November 2016 will be topped and tailed for me by two new productions of Shakespeare’s ‘King Lear’, and this first one is a rather significant one, as it represents the return to the stage of Glenda Jackson after her quarter of a century career change to represent Hampstead and Highgate (later Kilburn) in Parliament.
The Old Vic is not the most obvious venue for a modern dress, Brechtian, Lear, with its Victorian proscenium – however, director Deborah Warner and her co-designer Jean Kalman have created a staging which at first looks as if might use the whole stage space (it is fully opened out and set with movable walls, screens, and plastic chairs on which some of the cast sit and chat before the action starts). In fact most scenes are staged on the front of the stage, which projects into the auditorium necessitating the removal of the first few rows of the stalls.
So, a minimal set and staging (and each scene number projected on to the screens or on top of the proscenium – perhaps to assist those new to the play to stay engaged throughout its mammoth running time; 3 hrs 35 on the final preview on Thursday), and modern costumes. Jane Horrocks’ toxic Regan wears killer black heels; Rhys Ifans’ Fool is dressed as Superman and in one scene dons a scary clown’s mask; Karl Johnson’s Gloucester wears jeans.
Glenda Jackson plays the King, and although there is no gender impersonation here, she dons androgynous blacks and reds and has her hair in a short and severe style. Her authority effortlessly commands the stage in her first appearance, in which her love for Morfydd Clark’s sweet Cordelia (they arrive hand in hand) curdles so quickly to rage you almost have sympathy for Regan and Goneril (a steely Celia Imrie), having to cope with so changeable and terrifying a parent. She displays a sarcastic vein of humour too, in the ‘crawl towards death’ line, and later, in her interplay with the Fool’ and she handles the storm scenes well in flowing shirt and long socks, in despairing, shattered senility.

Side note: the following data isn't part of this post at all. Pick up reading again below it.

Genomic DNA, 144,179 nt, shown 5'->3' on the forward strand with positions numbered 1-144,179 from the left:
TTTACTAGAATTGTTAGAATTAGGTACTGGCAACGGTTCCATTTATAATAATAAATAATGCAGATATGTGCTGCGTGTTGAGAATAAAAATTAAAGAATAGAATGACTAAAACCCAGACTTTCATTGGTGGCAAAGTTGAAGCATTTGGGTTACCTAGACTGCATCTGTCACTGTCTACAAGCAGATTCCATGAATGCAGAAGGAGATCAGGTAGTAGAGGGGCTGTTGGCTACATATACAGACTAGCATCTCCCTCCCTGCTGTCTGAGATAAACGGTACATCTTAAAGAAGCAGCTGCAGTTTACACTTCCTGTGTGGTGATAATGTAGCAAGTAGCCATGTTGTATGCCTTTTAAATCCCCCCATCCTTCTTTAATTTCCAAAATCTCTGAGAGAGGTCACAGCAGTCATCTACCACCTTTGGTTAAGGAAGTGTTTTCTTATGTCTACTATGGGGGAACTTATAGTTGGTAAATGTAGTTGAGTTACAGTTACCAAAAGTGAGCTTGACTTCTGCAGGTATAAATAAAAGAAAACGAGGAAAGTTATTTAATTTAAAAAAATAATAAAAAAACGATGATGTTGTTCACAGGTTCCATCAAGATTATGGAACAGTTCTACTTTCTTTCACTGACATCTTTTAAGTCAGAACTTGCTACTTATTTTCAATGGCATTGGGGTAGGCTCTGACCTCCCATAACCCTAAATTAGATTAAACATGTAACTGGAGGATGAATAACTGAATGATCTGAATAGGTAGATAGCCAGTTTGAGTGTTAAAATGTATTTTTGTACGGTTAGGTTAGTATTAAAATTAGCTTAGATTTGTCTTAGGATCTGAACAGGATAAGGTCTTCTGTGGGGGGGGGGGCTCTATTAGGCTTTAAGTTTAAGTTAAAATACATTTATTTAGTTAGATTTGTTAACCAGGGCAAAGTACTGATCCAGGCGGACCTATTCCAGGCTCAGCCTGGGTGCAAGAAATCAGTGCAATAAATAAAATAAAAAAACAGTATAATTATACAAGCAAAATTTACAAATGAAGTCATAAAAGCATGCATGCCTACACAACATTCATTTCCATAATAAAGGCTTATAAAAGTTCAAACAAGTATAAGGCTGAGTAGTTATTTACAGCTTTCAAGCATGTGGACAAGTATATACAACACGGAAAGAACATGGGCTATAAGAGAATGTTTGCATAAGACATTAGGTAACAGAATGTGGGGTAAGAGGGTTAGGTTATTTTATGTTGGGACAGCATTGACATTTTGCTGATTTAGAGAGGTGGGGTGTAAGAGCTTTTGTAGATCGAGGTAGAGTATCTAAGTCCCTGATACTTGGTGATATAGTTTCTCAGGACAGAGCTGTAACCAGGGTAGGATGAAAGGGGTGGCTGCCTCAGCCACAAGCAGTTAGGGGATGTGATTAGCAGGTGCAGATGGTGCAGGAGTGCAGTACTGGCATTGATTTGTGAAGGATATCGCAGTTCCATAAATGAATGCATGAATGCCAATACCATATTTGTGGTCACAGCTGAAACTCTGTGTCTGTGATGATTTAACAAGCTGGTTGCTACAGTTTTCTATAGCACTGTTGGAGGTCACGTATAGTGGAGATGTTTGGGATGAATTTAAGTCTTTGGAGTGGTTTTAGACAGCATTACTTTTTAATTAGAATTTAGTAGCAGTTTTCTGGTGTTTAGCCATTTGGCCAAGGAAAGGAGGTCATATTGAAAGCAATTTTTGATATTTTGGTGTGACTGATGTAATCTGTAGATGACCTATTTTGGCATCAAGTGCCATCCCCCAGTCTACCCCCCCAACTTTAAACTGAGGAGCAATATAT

Johnson’s Gloucester elicits sympathy as he appears less of a statesman and more of a meddling Polonius-type, and although some of the audience seemed to find his ‘I have no eyes’ line amusing, it was deeply felt and beautifully delivered. As the bad son, Edmond, Simon Manyonda first appears doing an exhausting workout with skipping rope and press-ups, before dismissing his doting brother Edgar by mooning the audience. He is a studious and serious traitor, colluding with those watching from the dark and mocking the two daughters who, barren and frigid in their respective marriages, salivate over him.
Edgar, played by Harry Melling, is good in the Poor Tom scenes (curiously by the time we get to the ‘naked fellow’ lines he is clothed, but he does disrobe completely earlier on), although he overdoes the speech stating his father’s ‘heart burst’, striking his chest repeatedly in the echo of a heartbeat. I note he is one of the Troughton acting family as well as a Harry Potter alumnus, and can see some of his family potential (his uncle David is soon over at the Barbican in the second November Lear I mentioned earlier, playing Gloucester).
Rounding out the cast are Danny Webb as a psychotic Cornwall, all smiles before the steel temper strikes (the blinding of Gloucester is done well, with suggestive shadows and piercing Regan scream); William Chubb as a sympathetic Albany, trapped in a marriage which has decayed for years; Gary Sefton as an ingratiating Oswald; and Sargon Yelda as a strangely young and vital Kent. The scene where the King of France accepts a dowerless Cordelia is somewhat spoilt by his comic accent, but that’s a small criticism.
This is Glenda Jackson’s moment, though, and she surely shines. Her interplay with her fellow cast is convincing – in particular with Ifans’ Fool, Yelda’s disguised Kent (and earlier, in his banishment scene), and her daughters. Her ‘howl, howl’ as she is dragged in on a carpet with her deceased young daughter is heart-rending, and her refusal of Gloucester’s request to kiss her hand ‘let me wipe it first; it smells of mortality’ is nicely done, as is her recognition of him despite her previous staggering madness with leafed crown.
A nod, too, for the design of the storm, with projections, sound, and large black plastic sheet simply shaken. The effect is spectacular.
Photos by Manuel Harlan. King Lear runs at the Old Vic until the 3rd December. Book tickets at http://www.oldvictheatre.com/whats-on/2016/king-lear/.